An advantage inherent in the design of our clutch is the absence of lost motion. On the other hand, many prior art clutches require a substantial movement of the pulley before the shade begins to move.
An alternative embodiment of our invention can advantageously be constructed by separating the spring portion from the remainder of rotating element. In the preferred embodiment of FIGS. 2-4, this corresponds to separating spring 27 from the rest of rotating pulley element 17. Keeping the spring as a separate part allows the clutch more easily to suit a variety of shade sizes and weights. And, of course, the rotational direction can be more easily altered.
FIG. 5 shows the assembled clutch of this second embodiment of the invention. Rotating element 35 is comprised of cylindrical sleeve 37 which is configured to fit into a shade roller, and pulley 39 adapted to receive the operating cord or chain. Fixed element 41 includes shroud portion 43 which covers pulley 39 and retains the cord or chain. As shown in FIG. 6, the clutch assembly includes cylindrical extension 45 of fixed element 41. The clutch is held together by barbs 47 which are molded as a part of fixed element 41 and which protrude through hole 49 located at the end of rotating element 35.
As can be seen in FIG. 6, rotating element 35 has two slots, 51 and 53, axially oriented on opposite sides of the outer walls of sleeve 37. Spring 55 is formed in a closely wound cylindrical helix to fit snugly about cylindrical extension 45. Spring 55 has one end formed into radially extending tail 57. During assembly, as rotating element 35 is fitted over cylindrical extension 45, slot 53 is aligned with tail 57 and they fit together with minimal clearance. After assembly, sleeve 37 and spring 55 rotate together, as one piece. Spring 55 acts in the same way as spring 27 of the preferred embodiment. However, this embodiment provides the advantage that the characteristics of spring 55 can be easily modified to accommodate a wide range of shade sizes and weights. Those with expertise in the art of spring clutch design will realize that, among the parameters that can be adjusted are, the grip of spring 55 on cylindrical extension 45, the number of turns of spring 55, and the size of the wire of which spring 55 is wound.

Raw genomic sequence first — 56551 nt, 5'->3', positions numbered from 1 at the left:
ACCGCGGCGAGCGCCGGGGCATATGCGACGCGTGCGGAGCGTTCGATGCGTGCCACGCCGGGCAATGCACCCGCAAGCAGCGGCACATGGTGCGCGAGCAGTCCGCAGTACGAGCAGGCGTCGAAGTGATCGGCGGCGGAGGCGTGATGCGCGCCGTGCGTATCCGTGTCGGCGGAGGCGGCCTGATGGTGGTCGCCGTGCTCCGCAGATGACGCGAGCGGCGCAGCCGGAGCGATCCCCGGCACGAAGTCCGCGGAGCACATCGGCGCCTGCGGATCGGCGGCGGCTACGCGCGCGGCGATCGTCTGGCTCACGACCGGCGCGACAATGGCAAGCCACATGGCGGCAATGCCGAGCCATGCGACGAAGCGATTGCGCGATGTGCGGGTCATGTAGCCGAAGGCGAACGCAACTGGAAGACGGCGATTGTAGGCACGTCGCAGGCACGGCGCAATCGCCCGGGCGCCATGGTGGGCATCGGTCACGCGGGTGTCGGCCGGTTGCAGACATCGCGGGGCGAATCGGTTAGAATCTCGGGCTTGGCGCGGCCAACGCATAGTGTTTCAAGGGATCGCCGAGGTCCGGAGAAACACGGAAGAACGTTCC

FIG. 7 shows another embodiment of our invention. As shown, the clutch assembly uses the same molded parts as are used in the embodiment of FIGS. 5 and 6, although this is clearly not a requirement. In this embodiment, two springs 59 and 61 are employed. Spring 59 has tail 63 which is captured in slot 65, and spring 61 has tail 67 which is captured in slot 69 on the opposite side of sleeve 71. One of the advantages of using two springs in this manner are, as discussed in U.S. Pat. No. 4,433,765, that each of the spring can have fewer turns which provides for smoother operating characteristics. Another advantage is discussed in U.S. patent application Ser. No. 995,422. This document discloses a method of using two springs in a balanced configuration to eliminate bearing loads that otherwise occur in spring clutches of this configuration. The two spring arrangement of the clutch of FIG. 7 accomplishes the same reduction in bearing loads, resulting in improved operating characteristics.
FIG. 8 shows a clutch assembly with the same operating algorithm as the clutch of FIG. 7, but in which the two springs 73 and 75 are molded as a part of rotating element 77. This has the advantage of only two component parts, but lacks the adaptability of the version with separate wire springs.
In the case of roller shades, it is usually the central element of the clutch that is fixedly mounted to a wall or ceiling. This permits the external, rotating element to be fitted into the shade roller, as exemplified by the embodiments above described. However, this mounting arrangement is often inconvenient. Accordingly, FIG. 9 discloses an embodiment of the inventive clutch in which the stationary element is the exterior one. This facilitates the mounting of the clutch to a headrail, such as is commonly used with Venetian blinds. This mounting is also convenient where a wooden or aluminum headboard is employed. The controlling torque of the clutch is transmitted to the mechanism for lifting the blind by a rod or shaft axially affixed to the central element. Like the preferred embodiment of our invention, the embodiment of FIG. 9 has only two component parts. And, it will be easily understood that the variations shown in FIGS. 5-8 can, as well, be incorporated into the general design depicted in FIG. 9.